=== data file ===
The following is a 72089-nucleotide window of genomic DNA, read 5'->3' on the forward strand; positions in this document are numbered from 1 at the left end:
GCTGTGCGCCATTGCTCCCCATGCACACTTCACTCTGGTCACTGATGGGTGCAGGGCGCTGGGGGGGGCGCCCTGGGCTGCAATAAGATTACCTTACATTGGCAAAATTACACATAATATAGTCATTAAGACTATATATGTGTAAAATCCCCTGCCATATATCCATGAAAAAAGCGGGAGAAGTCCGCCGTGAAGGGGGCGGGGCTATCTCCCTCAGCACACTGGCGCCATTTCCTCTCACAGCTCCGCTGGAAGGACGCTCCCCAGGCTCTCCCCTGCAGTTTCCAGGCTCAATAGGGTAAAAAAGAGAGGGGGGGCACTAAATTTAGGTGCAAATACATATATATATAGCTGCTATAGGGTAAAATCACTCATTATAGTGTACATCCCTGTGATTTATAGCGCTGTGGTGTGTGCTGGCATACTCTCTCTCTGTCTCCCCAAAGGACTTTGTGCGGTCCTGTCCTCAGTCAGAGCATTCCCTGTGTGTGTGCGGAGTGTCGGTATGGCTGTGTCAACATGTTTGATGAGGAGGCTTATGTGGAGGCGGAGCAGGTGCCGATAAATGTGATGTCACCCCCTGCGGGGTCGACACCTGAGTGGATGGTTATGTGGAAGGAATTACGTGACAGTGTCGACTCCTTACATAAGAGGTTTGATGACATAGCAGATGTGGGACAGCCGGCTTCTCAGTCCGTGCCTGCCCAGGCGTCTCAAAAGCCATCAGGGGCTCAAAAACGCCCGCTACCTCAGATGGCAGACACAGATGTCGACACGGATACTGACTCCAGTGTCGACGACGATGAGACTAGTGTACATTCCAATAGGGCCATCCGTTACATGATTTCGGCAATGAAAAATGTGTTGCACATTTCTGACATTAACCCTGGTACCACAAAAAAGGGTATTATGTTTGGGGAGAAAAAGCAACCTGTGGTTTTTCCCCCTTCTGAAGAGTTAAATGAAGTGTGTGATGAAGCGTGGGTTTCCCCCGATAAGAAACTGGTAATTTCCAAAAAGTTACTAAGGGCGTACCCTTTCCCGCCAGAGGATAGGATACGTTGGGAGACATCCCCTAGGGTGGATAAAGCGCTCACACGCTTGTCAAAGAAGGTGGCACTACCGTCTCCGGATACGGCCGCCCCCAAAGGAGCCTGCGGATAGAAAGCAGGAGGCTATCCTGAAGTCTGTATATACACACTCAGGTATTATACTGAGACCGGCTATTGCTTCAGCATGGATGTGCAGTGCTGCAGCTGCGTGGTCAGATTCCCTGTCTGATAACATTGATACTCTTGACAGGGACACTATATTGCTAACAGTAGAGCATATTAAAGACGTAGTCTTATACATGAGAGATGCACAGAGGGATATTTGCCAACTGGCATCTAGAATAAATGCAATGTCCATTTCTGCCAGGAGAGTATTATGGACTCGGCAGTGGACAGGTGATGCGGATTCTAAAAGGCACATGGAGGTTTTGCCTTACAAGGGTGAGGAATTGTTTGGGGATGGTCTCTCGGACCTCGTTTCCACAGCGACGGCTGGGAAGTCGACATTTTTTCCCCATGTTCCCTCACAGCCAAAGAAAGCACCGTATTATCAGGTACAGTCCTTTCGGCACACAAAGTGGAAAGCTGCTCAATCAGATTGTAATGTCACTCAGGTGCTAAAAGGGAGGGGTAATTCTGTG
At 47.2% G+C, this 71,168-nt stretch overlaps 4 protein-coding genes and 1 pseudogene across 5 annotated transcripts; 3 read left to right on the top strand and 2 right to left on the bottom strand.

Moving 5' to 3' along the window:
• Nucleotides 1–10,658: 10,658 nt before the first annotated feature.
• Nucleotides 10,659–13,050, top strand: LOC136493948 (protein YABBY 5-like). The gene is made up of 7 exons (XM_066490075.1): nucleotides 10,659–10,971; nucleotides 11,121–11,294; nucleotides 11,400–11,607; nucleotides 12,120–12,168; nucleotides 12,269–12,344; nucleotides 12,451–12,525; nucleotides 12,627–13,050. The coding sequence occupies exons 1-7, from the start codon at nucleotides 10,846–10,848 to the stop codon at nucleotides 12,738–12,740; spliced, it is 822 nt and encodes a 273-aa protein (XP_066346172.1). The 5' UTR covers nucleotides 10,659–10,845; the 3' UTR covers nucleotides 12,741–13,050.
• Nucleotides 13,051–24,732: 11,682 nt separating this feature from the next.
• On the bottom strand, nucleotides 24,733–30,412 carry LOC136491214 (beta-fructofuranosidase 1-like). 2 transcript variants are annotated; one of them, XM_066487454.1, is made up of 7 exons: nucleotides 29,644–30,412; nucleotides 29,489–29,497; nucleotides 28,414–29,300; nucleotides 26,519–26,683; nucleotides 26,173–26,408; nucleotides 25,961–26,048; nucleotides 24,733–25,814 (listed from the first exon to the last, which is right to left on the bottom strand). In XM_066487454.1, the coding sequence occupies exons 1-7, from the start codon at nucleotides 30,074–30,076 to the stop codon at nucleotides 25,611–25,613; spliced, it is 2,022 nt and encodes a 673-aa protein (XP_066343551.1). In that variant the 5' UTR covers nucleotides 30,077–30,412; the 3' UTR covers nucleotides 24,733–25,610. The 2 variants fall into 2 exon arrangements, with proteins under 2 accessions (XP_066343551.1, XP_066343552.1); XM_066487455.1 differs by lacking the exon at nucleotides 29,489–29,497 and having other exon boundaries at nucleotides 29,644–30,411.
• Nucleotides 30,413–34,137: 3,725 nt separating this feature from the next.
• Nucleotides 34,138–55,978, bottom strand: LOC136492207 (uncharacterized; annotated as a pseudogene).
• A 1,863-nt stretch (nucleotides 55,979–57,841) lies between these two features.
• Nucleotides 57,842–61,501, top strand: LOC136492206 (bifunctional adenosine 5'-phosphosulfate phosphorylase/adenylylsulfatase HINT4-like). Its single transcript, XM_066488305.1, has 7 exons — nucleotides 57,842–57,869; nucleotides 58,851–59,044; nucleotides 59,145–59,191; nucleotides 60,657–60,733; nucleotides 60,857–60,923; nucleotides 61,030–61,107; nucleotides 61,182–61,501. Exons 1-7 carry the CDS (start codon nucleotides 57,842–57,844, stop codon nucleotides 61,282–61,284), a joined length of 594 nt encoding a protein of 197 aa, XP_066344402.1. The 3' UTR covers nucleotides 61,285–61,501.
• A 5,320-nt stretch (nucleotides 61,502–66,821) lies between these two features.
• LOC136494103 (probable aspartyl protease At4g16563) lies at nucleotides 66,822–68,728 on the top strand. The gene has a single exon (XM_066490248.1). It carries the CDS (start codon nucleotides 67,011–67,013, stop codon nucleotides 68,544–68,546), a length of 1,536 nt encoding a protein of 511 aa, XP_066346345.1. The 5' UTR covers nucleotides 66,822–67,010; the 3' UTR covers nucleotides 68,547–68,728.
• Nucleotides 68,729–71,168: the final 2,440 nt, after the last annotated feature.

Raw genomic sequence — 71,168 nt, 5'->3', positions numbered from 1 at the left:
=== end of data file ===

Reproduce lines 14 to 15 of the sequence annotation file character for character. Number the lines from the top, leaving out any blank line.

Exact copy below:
• LOC136494103 (probable aspartyl protease At4g16563) lies at nucleotides 66,822–68,728 on the top strand. The gene has a single exon (XM_066490248.1). It carries the CDS (start codon nucleotides 67,011–67,013, stop codon nucleotides 68,544–68,546), a length of 1,536 nt encoding a protein of 511 aa, XP_066346345.1. The 5' UTR covers nucleotides 66,822–67,010; the 3' UTR covers nucleotides 68,547–68,728.
• Nucleotides 68,729–71,168: the final 2,440 nt, after the last annotated feature.